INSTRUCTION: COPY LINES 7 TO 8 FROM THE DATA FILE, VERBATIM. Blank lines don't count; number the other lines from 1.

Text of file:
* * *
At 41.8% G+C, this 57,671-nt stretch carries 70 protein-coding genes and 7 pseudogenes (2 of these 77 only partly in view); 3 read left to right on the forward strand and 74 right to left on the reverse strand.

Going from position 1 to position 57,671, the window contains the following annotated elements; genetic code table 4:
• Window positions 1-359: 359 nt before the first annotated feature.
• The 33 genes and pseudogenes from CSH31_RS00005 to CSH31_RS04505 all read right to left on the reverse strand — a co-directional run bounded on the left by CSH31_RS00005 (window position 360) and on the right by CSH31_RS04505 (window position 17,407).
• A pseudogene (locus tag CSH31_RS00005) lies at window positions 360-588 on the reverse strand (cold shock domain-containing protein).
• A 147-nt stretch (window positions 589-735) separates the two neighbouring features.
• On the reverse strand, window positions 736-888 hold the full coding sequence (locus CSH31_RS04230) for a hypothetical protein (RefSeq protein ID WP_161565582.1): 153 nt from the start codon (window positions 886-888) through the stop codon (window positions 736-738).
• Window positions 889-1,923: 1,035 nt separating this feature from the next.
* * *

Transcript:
• On the reverse strand, window positions 736-888 hold the full coding sequence (locus CSH31_RS04230) for a hypothetical protein (RefSeq protein ID WP_161565582.1): 153 nt from the start codon (window positions 886-888) through the stop codon (window positions 736-738).
• Window positions 889-1,923: 1,035 nt separating this feature from the next.